I woke up early today, much before most of the town even begins to move. With a coffee in my hand, I stood on the grass, still moist from last night’s rain, and then I walked back inside and sat at the desk with no words to write. The quiet hour was all I wanted. Well, as quiet as quiet can be. The ceiling fan added its piece to the background, and the birds had some urgent information to broadcast. Just then, my need to talk things through with people to arrive at many, often erroneous, conclusions stared at me from some corner of the silent room.
I wonder if it was the exhaustion from the lack of sleep or just a moment when we walk too far into the depths of our minds, unknowingly, like how we often walk around someone else’s house, partly out of curiosity and partly due to not knowing where things are, that I thought about my life in this city. Not my entire life, no, but just this bit, this leg of it.
Three years have passed since I came back to the city. For all intents and purposes, this is where I live now. I tell myself I will move out again, find a new place in a new city in some corner of the country or even outside. Yes, it can happen, but it will not happen anytime soon, and I have no plans to even begin planning such a move. For now, I carry this feeling of temporariness with me like I have been carrying a parcel in my bag, with a present for a friend, intending to ship it day after day, and always failing to do so.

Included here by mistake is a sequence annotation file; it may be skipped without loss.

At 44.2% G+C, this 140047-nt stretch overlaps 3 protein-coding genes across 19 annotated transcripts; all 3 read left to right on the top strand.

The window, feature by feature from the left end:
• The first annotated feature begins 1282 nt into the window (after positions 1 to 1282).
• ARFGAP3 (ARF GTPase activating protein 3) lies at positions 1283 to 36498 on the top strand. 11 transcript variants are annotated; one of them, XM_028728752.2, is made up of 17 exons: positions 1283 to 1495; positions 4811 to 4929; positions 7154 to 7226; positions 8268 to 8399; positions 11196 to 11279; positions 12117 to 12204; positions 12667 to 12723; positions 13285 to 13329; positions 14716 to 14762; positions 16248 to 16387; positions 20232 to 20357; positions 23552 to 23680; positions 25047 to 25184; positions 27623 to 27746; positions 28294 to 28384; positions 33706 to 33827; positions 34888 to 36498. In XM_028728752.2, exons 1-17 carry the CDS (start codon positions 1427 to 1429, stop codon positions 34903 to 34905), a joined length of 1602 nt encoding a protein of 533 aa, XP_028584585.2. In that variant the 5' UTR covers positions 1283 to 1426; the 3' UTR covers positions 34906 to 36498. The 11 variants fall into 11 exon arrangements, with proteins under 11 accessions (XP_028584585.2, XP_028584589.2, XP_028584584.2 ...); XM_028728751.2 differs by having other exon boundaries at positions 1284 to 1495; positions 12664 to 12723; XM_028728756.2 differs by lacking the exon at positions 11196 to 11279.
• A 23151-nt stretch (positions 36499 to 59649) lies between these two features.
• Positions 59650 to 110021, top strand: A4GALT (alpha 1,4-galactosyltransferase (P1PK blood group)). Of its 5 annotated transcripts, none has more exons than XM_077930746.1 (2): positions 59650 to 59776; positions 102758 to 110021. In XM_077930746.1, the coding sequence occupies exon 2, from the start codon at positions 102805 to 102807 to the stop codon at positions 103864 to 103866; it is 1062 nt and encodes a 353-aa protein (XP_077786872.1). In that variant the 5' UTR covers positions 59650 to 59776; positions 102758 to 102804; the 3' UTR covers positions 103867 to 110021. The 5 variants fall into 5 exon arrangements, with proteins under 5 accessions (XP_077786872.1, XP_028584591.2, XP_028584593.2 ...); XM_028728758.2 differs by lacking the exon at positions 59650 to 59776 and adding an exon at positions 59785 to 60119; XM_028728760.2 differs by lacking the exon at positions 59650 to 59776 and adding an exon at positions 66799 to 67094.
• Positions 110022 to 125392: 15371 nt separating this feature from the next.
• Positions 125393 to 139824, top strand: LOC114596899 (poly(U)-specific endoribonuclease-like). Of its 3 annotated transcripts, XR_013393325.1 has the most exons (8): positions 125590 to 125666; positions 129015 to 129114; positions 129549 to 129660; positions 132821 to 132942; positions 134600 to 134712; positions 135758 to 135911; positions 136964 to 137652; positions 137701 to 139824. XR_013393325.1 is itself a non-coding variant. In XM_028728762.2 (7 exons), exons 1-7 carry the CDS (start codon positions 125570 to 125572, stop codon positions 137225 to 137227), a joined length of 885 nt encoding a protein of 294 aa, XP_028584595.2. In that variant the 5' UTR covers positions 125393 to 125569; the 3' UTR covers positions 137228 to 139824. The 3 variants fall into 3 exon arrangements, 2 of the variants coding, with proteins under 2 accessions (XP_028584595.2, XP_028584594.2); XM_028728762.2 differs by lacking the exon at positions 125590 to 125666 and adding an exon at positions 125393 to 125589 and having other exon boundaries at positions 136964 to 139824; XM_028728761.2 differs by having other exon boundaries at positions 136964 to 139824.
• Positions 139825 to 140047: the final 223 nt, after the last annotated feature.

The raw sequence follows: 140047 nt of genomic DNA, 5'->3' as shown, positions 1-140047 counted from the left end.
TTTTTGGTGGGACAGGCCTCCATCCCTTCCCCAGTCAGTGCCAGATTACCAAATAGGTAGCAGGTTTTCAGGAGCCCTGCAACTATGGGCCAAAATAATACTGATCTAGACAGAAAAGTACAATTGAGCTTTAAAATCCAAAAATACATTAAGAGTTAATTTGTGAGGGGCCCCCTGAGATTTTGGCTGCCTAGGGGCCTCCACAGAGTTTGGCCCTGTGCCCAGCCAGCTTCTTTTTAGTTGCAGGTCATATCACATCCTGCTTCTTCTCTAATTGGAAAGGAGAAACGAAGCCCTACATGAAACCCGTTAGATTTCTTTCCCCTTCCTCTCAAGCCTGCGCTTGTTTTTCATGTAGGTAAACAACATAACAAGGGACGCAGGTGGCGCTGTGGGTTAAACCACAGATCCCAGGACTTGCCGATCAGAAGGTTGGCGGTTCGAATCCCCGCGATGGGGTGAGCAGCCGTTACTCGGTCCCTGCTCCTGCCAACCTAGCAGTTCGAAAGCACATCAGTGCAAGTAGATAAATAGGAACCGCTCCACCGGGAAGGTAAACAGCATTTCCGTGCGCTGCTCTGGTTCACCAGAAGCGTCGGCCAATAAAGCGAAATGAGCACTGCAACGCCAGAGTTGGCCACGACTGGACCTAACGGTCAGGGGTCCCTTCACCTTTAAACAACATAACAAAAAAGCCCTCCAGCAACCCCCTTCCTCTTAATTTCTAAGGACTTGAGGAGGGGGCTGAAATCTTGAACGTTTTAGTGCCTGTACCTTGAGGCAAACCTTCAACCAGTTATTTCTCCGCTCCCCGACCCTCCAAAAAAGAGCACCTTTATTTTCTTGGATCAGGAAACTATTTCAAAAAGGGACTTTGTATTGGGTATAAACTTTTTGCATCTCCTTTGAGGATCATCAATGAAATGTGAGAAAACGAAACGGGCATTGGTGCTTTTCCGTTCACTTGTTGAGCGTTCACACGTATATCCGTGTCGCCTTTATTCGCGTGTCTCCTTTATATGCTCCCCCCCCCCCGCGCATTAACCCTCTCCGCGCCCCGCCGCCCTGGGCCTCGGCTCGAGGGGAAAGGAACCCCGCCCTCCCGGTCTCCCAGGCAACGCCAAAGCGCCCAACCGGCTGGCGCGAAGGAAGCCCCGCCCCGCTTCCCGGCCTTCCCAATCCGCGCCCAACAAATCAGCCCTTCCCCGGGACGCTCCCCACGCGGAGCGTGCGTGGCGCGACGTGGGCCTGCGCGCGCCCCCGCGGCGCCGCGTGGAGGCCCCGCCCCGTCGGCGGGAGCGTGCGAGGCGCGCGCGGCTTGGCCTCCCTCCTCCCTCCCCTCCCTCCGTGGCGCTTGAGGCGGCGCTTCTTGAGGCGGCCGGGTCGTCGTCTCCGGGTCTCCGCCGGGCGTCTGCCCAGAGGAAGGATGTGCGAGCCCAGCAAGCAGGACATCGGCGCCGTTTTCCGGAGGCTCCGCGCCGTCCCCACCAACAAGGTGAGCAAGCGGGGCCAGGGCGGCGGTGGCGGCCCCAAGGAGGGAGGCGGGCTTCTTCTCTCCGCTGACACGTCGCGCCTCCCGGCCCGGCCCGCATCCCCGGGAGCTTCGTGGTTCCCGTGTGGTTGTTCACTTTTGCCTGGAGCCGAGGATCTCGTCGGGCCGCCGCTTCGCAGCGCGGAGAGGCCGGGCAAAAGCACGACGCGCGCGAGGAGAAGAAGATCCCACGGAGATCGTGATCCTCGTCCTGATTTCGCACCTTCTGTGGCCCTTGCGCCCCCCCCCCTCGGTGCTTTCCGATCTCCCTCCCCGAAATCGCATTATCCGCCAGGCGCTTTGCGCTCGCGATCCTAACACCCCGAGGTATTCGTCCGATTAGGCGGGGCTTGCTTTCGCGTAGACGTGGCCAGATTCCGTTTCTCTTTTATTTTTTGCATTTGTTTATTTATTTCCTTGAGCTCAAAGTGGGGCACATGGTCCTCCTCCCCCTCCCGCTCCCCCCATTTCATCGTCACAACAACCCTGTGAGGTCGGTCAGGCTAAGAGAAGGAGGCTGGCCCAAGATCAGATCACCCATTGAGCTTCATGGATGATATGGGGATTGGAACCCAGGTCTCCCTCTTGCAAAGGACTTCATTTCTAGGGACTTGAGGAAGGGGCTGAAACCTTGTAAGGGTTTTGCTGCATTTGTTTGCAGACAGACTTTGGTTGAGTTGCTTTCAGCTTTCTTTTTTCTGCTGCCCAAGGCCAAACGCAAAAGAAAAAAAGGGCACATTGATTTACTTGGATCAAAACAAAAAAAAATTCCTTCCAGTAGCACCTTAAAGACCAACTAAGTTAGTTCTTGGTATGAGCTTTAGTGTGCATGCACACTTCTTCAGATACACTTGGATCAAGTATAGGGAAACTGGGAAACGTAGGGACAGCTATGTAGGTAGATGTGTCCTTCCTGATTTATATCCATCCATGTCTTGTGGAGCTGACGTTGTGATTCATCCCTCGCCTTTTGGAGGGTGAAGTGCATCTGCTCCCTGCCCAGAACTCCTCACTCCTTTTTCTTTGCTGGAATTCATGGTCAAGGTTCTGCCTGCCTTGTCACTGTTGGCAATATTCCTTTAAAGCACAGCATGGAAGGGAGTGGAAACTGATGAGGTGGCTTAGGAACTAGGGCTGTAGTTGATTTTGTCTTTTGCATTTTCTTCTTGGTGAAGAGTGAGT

It is only today, groggy, having slept about four hours at night, that I found my conscience pliable enough to internalise this—that I live here now. But then, in my heart is a potent homesickness. Why?
Perhaps, it is the possibility that I miss, that things have gone a certain way already, and that they can never be how they could have been. In what way? Not in some grand chasm of difference, but the tiny, little things. A habit or quirk that is now absent from my life, which I do not even know about since I will never have it!
There is a damning permanence that comes along with time. It eats away at you, like the scratch behind your throat after getting drenched on a rainy day.